SABS Loophole Upheld

The Court of Appeal has refused to correct an anomaly in the Statutory Accident Benefits Schedule, despite finding that it resulted from an error made in drafting the Insurance Act regulation. We attach a copy of the decision in Beattie v. National Frontier , released on Friday of last week.

The claimant was seriously injured in an accident and was eventually convicted of dangerous driving. The insurer, National Frontier, took the position that because of s. 30(4) of the SABS, the criminal conviction relieved it of any obligation to pay income replacement and various other types of benefits. Section 30(4) reads as follows:

30(4) If a person sustains an impairment as a result of an accident and,

(a) at the time of the accident, the person was engaged in, or was an occupant of an automobile that was being used in connection with, an act for which the person is charged with a criminal offence; or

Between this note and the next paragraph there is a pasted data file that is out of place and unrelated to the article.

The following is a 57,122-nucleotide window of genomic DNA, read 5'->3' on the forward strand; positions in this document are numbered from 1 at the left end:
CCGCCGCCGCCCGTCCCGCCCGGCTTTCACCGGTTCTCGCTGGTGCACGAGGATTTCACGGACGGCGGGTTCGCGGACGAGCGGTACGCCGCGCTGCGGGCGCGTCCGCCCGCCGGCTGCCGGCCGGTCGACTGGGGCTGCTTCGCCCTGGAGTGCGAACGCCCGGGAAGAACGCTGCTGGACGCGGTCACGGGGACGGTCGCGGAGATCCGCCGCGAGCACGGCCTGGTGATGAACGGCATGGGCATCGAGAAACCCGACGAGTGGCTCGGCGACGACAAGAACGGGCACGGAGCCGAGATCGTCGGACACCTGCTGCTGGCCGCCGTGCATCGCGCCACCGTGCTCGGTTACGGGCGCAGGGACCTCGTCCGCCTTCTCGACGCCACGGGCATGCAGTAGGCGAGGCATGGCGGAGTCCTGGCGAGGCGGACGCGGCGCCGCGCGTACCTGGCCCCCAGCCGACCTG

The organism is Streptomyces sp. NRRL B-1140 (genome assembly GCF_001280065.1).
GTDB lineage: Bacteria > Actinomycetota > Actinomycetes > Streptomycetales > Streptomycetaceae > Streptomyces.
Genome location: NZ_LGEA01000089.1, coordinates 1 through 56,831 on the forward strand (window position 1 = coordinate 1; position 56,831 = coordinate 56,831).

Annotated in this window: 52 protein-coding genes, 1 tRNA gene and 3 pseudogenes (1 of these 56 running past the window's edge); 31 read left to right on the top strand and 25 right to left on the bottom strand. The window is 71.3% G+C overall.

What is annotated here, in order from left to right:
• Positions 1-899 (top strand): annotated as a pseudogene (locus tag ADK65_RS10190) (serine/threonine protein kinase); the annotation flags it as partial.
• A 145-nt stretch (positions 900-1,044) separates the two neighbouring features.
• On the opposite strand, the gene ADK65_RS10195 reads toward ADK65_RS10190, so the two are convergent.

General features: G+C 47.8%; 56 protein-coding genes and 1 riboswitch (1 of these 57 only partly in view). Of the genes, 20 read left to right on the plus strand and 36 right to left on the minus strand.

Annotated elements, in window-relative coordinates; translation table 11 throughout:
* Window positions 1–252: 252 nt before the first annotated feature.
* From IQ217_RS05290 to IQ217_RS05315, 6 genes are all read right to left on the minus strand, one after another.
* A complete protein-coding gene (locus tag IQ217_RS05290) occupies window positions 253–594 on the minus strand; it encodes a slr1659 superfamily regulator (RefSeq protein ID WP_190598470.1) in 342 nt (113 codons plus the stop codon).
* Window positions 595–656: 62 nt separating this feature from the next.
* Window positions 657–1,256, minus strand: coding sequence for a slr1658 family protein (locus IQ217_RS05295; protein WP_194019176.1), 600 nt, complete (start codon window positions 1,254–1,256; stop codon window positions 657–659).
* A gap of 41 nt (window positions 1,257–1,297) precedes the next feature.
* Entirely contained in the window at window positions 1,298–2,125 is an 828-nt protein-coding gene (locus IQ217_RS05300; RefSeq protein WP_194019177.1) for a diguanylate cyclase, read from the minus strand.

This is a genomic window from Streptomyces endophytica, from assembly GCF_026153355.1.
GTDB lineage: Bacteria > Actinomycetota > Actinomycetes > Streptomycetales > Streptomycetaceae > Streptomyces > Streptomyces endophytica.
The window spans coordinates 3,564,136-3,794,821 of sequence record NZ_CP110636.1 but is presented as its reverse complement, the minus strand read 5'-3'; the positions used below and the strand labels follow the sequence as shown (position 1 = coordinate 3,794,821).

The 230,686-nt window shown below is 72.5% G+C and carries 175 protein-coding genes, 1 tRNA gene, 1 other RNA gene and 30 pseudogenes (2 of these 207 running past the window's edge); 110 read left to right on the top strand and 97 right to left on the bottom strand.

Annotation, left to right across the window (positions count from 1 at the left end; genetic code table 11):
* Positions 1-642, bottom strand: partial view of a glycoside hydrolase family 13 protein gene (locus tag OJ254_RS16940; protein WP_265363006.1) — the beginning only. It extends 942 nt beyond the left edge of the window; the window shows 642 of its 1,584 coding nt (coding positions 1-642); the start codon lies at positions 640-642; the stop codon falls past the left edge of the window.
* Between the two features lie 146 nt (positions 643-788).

(b) the person is charged under section 254 of the Criminal Code (Canada) with failing to comply with a lawful demand to provide a breath sample in connection with the accident,

the insurer shall hold in trust any amounts payable under an income replacement benefit, a non-earner benefit or a benefit under section 20, 21 or 22 until the charge is finally disposed of, at which time the amounts and any income on the amounts,

(c) shall be returned to the insurer, if the person is found guilty of the offence or an included offence; or

(d) shall be paid to the person entitled to the payment, if the person is not found guilty of the offence or an included offence.

The Court of Appeal noted that section 30(4) only deals with the entitlement to benefits from the time that criminal charges are laid against the claimant to the time of the disposition of those charges. So, in this case, the claimant only lost his entitlement to benefits up to the date of his conviction. He was entitled to be paid benefits after that date. This was found to be the case even though the court concluded that the wording of section 30(4) was probably the result of “faulty drafting that has created a lacuna, or gap, in the legislative scheme”.

As the court noted, the regulation has been amended, to close this loophole. However, the amendment that made this change (Regulation 281/03) only came into force on October 1, 2003.

We hope that you find this update to be of assistance.

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